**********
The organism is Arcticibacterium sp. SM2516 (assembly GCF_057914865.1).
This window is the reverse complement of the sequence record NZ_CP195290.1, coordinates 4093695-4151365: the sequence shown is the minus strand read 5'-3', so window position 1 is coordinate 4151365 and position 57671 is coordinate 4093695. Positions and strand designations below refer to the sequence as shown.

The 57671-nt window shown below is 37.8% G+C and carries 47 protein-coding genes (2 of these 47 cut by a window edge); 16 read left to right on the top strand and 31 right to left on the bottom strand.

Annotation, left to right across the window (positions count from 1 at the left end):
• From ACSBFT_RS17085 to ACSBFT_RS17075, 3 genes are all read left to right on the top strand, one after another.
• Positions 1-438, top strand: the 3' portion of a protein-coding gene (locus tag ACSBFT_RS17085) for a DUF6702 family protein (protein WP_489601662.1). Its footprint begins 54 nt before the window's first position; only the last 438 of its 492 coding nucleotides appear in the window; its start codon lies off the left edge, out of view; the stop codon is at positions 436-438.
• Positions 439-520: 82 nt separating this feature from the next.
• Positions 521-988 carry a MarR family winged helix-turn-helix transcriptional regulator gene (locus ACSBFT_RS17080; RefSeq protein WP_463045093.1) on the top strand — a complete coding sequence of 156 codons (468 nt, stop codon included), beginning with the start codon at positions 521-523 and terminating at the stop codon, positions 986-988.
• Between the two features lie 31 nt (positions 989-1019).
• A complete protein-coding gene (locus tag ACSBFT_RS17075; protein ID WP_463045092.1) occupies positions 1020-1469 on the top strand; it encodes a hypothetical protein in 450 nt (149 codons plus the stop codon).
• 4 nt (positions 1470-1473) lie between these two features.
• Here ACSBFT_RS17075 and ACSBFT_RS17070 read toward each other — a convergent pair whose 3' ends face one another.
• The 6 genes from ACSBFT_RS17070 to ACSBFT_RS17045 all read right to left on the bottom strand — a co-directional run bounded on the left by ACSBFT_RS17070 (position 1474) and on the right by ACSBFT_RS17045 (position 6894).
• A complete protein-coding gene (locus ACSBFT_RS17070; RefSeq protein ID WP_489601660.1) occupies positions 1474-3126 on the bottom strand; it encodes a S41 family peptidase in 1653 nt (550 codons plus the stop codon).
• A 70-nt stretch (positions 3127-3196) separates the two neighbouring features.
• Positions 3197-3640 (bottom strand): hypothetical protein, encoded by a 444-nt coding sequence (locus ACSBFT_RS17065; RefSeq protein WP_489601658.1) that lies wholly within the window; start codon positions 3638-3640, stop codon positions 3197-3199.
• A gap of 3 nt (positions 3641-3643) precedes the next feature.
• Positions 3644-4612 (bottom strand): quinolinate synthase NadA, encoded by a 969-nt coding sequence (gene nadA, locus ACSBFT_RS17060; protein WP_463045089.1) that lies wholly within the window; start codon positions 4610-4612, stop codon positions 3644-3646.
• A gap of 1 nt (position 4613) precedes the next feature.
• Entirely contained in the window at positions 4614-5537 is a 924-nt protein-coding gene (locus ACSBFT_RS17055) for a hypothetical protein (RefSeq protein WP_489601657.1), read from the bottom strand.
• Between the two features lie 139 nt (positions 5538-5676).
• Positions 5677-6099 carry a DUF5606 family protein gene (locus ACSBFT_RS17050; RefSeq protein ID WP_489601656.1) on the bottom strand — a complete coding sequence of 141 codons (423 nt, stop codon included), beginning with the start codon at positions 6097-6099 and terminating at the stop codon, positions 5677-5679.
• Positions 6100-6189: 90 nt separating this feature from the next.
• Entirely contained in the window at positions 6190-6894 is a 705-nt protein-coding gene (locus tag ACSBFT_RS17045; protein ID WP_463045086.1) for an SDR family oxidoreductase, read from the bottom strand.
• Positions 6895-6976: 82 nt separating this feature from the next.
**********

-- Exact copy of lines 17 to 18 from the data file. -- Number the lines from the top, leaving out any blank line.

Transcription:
• A gap of 3 nt (positions 3641-3643) precedes the next feature.
• Positions 3644-4612 (bottom strand): quinolinate synthase NadA, encoded by a 969-nt coding sequence (gene nadA, locus ACSBFT_RS17060; protein WP_463045089.1) that lies wholly within the window; start codon positions 4610-4612, stop codon positions 3644-3646.